A local play therapist’s must-have toys for helping kids express emotions
Story on helping kids express emotions and all photos by Erika Gilmore, M.S.Ed, LPC at the Counseling and Wellness Center of Pittsburgh. Erika specializes in Child Therapy and Play Therapy.
Every single person in this world wants to feel heard and to be validated. However, children do not always have the words they need to express themselves due to their developmental level. Children will then find other means to express themselves. This often becomes frustrating for the adults in their lives because this behavior may be viewed as aggression, shutting down, or other dysregulated emotions that can cause stress at school, at home and in the community.
When given the tool they need, children can show those around them the root of these big emotions and sometimes even bigger externalization. Through toys, children can process through their experiences, relationship dynamics, fears, hopes, and so much more when given the safe space to do so.
Some of my favorite toys (though my playroom is constantly growing based on the needs of each individual client!) are as follows:
A playhouse with calico critters (see photo above) is great to have in a therapeutic playroom. These non-specific toys allow children to play out what is going on at home and interactions with their family without the confines of dolls that may not look like the person they are wanting to represent. The animals are perfect for blended families and allow the children to create what matches how they view everyone.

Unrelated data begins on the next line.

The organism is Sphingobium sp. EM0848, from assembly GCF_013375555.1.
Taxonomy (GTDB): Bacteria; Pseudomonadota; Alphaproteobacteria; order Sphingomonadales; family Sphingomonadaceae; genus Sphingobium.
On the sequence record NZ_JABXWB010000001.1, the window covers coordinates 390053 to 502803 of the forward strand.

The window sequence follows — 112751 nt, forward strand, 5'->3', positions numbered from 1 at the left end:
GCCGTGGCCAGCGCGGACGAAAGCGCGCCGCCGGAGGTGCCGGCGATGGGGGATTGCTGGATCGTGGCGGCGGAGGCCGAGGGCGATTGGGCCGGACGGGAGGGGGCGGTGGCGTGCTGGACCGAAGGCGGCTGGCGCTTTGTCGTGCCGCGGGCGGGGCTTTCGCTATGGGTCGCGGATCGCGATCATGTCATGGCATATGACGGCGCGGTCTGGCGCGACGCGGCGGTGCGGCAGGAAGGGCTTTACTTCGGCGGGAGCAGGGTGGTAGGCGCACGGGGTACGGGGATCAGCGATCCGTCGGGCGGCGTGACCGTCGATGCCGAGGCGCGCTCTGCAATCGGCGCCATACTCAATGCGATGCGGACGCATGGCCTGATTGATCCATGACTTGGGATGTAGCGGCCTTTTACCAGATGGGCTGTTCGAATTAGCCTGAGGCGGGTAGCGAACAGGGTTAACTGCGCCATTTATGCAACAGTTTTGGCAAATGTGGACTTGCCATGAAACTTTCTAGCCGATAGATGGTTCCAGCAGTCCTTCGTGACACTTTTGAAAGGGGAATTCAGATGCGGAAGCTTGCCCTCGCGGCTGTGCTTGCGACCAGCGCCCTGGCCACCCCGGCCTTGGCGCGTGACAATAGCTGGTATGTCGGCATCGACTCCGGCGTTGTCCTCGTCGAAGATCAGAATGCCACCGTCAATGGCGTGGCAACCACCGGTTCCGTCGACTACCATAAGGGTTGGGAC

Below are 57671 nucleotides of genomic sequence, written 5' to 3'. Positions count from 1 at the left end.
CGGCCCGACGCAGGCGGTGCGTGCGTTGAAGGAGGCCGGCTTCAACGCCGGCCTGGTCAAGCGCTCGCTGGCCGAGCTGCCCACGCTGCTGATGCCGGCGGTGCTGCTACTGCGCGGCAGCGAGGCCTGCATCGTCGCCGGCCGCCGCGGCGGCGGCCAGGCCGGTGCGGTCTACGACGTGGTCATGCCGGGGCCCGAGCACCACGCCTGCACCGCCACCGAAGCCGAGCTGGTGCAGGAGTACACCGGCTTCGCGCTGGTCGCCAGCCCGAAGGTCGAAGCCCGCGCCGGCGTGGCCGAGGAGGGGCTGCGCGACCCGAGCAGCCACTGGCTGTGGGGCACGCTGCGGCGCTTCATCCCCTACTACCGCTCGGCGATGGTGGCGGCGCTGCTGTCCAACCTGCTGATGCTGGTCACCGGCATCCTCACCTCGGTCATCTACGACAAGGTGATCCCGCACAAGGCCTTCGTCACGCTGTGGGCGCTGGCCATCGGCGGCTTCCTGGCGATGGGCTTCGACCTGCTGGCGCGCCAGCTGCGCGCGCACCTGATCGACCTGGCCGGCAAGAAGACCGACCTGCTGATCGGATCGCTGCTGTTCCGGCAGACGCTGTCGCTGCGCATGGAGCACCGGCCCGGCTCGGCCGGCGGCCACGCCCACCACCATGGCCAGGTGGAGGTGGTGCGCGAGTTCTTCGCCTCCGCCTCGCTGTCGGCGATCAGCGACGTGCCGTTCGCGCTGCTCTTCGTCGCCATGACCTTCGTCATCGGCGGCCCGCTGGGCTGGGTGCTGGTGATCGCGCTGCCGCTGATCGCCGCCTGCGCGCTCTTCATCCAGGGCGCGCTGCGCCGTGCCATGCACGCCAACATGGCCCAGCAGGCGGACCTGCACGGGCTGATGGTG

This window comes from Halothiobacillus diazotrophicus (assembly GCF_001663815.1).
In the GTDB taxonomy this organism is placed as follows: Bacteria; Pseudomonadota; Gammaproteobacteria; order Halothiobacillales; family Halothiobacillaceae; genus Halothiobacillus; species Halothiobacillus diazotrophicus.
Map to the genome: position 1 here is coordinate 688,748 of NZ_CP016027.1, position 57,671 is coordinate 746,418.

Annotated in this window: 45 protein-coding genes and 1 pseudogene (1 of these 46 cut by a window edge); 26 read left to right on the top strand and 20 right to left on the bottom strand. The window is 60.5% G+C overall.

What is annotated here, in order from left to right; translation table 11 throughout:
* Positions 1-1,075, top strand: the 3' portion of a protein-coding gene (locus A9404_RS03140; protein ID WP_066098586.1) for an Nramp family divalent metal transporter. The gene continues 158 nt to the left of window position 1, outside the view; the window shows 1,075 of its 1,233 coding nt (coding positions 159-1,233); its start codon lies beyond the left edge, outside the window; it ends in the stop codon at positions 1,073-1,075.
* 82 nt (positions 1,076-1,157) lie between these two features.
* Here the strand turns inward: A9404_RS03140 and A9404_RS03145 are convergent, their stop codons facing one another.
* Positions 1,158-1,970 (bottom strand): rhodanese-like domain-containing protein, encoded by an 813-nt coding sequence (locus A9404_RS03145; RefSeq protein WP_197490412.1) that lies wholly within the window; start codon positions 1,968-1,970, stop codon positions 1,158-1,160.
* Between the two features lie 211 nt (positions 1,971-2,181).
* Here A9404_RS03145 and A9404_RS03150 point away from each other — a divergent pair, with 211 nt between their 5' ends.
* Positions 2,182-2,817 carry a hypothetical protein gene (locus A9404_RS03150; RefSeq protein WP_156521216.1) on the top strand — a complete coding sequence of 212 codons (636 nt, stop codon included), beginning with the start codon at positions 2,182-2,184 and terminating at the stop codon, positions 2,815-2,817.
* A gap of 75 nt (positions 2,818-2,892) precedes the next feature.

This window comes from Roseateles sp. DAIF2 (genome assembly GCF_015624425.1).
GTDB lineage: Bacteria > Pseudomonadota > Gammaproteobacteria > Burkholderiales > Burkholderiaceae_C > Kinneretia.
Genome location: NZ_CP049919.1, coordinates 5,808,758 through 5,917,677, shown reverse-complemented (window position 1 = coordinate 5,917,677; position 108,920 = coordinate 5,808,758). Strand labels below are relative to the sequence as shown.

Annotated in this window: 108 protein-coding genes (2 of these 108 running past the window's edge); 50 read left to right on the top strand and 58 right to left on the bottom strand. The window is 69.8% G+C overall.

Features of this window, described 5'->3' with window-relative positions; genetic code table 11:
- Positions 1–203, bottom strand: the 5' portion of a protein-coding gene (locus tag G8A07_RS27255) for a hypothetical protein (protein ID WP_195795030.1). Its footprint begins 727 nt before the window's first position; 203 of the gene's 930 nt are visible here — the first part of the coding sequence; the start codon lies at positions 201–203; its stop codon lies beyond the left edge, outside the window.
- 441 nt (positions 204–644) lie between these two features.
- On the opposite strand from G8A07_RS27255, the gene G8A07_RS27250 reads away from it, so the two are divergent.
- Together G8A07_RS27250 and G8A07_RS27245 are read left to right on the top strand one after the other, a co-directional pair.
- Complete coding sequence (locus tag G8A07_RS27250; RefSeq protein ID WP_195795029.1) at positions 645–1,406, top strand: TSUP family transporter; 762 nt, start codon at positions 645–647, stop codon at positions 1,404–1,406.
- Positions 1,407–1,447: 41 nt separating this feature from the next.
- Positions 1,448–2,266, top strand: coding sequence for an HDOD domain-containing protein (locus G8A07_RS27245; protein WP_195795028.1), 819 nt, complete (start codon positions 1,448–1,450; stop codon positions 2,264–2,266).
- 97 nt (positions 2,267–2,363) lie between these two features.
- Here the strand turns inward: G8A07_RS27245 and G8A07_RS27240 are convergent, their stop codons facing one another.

Emergency vehicles allow children to explore scary things they have lived through or witnessed such as a fire, birth family removal, family member arrest, hospitalization, etc. Ambulances are specifically important with the pandemic as many children are in need of a space to explore their ideas and fears around illness.
A magical tool like a castle helps children’s imaginations thrive. It can often feel safer for children to have a space to process which is not similar to their current experience. The castle gives them a space to dream, as well as put their hurts in a space where it feels safer and less personal to process and explore.
Doctor/dentist kits allow children who have experienced medical trauma to explore those experiences. Processing through these experiences can allow for children to regain a sense of safety, as well as re-bond with parents who may have also had the traumatic experience of having to hold the child when going through a procedure or testing. Roleplaying exercises also aid in decreasing anxiety around upcoming appointments, and they create a space to learn and practice coping skills to utilize during those situations to increase emotion regulation skills.
For more information about helping kids express emotions and share their feelings, explore Kidsburgh’s mental health resources.